I know maybe for you as expert is a stupind and nonsense thing but try to think as a complete ignorant as I am!!

arbarnhart

#12
Jan 18, 2011, 05:03 pm Last Edit: Jan 18, 2011, 05:04 pm by arbarnhart Reason: 1
Something of an aside, though it may help the short go away...

I use multiple buttons in a couple of my projects. After I set the digital pins to input, I write HIGH to them to use the internal pull up resistor, so I don't have to wire a resistor. I wire from one side of each button to the corresponding pin and from the other to GND. Fewer wires to run (I daisy chain GND between them) plus no parts to add besides the buttons and wire equals a much smaller chance I will screw something up. this does mean my software looks counter intuitive, checking for HIGH as off and LOW as on, but that is no big deal.

Graynomad

#13
Jan 18, 2011, 05:23 pm Last Edit: Jan 18, 2011, 05:25 pm by graynomad Reason: 1
I haven't got time to analyse your code right now, but I can give you a hint or two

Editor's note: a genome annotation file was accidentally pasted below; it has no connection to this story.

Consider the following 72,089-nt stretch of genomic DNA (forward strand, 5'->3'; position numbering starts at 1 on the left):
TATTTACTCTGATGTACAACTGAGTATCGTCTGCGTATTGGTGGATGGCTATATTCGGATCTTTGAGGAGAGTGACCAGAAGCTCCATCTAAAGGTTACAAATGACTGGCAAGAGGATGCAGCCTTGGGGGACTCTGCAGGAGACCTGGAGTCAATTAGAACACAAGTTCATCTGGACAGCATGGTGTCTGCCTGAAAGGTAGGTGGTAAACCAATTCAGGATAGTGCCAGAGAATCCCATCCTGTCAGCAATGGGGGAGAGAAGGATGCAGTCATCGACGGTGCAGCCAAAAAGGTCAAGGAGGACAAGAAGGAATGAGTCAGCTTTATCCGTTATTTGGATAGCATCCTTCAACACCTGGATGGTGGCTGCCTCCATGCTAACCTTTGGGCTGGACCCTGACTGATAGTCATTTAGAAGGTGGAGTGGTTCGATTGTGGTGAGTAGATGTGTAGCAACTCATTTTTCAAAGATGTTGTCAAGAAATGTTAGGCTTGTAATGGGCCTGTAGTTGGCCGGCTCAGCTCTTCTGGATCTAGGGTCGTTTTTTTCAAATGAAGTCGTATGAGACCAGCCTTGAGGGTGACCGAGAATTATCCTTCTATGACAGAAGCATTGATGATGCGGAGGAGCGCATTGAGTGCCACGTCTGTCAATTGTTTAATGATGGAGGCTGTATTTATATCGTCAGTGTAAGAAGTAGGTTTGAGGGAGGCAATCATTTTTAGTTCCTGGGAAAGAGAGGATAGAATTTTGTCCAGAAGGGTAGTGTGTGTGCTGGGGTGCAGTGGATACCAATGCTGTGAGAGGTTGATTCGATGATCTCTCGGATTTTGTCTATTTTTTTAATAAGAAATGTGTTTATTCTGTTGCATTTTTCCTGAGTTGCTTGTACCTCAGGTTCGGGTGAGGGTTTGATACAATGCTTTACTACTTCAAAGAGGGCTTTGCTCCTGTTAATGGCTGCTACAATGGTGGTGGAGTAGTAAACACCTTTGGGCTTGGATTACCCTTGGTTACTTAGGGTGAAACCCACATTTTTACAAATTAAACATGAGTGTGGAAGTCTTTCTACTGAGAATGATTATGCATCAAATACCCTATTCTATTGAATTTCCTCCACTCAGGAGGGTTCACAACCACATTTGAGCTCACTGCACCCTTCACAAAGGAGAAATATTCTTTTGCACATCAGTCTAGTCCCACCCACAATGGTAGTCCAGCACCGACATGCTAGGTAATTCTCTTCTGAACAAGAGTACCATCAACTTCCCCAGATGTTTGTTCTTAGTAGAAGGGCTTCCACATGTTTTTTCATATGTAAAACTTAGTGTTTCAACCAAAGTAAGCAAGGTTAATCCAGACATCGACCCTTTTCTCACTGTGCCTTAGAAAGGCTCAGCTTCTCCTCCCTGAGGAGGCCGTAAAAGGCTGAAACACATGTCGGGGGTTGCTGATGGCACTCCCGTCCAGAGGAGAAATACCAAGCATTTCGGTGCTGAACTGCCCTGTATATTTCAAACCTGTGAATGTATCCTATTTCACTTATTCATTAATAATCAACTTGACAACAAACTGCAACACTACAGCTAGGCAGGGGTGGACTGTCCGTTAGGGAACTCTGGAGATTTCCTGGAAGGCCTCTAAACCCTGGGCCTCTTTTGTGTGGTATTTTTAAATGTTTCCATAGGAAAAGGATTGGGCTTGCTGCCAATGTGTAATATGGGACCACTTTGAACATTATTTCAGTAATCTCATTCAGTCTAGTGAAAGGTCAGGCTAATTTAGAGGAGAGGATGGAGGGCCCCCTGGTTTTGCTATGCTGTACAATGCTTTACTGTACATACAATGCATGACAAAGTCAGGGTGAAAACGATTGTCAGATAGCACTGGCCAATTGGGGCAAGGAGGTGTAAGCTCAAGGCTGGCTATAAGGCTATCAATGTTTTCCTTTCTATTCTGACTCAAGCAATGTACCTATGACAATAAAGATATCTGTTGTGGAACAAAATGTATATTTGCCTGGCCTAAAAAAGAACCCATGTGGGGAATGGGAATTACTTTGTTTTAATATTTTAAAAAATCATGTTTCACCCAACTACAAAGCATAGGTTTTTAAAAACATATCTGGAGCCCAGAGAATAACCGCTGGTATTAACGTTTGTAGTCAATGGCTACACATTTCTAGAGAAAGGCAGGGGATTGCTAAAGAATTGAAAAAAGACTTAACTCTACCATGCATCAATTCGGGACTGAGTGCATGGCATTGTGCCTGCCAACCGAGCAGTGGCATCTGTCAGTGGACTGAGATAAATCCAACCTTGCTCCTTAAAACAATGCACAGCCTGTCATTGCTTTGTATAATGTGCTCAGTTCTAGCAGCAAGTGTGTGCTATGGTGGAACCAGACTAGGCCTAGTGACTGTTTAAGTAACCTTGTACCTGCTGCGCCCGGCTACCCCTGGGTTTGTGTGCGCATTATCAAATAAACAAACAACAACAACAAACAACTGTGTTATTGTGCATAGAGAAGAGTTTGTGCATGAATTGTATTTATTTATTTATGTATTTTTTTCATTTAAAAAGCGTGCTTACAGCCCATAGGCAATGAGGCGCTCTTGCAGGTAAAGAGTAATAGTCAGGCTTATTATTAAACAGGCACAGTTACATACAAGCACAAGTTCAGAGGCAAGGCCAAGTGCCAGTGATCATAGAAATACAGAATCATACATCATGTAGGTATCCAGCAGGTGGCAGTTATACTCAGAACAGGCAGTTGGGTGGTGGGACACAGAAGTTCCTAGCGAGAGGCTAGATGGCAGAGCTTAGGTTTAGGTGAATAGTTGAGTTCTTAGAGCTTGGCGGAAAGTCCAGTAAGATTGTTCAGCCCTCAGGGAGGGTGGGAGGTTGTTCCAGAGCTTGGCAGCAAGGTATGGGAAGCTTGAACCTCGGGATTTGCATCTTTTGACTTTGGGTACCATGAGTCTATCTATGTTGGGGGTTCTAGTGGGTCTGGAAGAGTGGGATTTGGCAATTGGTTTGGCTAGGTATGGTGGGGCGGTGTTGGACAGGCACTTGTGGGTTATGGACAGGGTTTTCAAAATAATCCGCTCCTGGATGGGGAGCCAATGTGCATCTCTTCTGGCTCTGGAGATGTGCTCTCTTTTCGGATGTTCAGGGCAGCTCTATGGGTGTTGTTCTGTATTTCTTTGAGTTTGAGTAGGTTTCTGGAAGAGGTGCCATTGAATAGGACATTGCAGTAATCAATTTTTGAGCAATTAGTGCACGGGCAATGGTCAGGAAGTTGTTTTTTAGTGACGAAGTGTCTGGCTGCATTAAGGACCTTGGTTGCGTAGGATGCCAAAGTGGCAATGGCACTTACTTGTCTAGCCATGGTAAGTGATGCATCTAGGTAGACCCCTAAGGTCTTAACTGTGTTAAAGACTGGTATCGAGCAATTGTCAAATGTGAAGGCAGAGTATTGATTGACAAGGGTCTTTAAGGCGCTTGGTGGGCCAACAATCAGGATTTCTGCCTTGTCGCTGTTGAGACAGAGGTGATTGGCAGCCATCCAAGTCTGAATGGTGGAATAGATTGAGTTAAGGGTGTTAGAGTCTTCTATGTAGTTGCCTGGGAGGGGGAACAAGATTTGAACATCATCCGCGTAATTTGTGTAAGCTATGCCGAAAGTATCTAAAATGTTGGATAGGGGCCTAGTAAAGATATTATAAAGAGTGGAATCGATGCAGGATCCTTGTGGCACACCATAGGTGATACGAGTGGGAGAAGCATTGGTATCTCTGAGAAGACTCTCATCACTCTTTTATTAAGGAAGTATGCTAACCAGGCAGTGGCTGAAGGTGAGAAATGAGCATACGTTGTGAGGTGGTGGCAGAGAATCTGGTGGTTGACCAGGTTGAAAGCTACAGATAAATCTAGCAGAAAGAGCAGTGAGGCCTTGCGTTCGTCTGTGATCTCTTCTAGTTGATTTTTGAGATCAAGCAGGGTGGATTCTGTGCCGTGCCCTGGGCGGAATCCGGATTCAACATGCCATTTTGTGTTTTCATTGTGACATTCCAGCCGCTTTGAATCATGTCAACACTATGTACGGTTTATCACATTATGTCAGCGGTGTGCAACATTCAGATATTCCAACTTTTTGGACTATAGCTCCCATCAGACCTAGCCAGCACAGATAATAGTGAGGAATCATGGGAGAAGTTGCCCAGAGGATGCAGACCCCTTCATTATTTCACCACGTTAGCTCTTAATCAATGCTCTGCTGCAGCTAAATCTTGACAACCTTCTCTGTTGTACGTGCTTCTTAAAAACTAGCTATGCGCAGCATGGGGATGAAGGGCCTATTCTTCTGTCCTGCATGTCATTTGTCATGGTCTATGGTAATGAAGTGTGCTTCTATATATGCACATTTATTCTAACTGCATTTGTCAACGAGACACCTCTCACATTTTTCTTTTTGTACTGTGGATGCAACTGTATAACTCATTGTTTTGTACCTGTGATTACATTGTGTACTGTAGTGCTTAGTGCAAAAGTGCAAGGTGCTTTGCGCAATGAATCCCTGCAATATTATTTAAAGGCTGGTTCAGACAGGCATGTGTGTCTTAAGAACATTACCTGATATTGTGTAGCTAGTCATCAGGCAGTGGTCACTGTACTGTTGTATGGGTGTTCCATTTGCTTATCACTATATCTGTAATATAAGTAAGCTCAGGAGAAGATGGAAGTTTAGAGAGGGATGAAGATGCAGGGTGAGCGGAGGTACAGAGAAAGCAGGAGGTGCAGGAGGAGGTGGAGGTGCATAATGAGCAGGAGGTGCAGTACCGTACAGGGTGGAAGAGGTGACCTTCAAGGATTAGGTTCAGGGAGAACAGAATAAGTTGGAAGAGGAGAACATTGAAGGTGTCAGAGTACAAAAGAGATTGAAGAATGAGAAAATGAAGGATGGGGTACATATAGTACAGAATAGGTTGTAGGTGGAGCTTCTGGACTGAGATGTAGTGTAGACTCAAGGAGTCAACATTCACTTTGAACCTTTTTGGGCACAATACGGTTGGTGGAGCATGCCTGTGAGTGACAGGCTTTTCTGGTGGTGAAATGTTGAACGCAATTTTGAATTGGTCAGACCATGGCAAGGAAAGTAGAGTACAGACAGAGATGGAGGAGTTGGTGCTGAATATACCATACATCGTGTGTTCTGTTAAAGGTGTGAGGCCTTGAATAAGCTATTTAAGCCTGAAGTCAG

Code: [Select]
const int BUTTON1 = 7;
const int BUTTON2 = 8;      // the number of the pushbutton pin
const int LED =  9;      // the number of the LED pin

int i = 0;
int state = 0;



//A function to see if the button has been pressed, returns an int
int CheckButton(int button)
{
return(digitalRead(button) == HIGH);

}

void setup()
{
pinMode(LED, OUTPUT);
pinMode(BUTTON1, INPUT);
pinMode(BUTTON2, INPUT);

}

//
//
//
//

if(CheckButton(BUTTON1) || CheckButton(BUTTON2))
//
//
//
//
// or maybe
if(CheckButton(BUTTON1))
    do X with LED

if (CheckButton(BUTTON2))
   do Y with LED




Note also the use of the code button (# at the top of the window when editing your post) to make the code more readable.

Also your comments need some work

Code: [Select]
//While the digital read statement is true (high) continue the loop
    while(digitalRead(BUTTON) == HIGH)


We can see that, the comment is little different to the code.

Code: [Select]
// Wait for button to be released
    while(digitalRead(BUTTON) == HIGH)


Is better.

______
Rob

Rob Gray aka the GRAYnomad www.robgray.com

Erika86

Many thanks to both of you. I'll try to do some changes...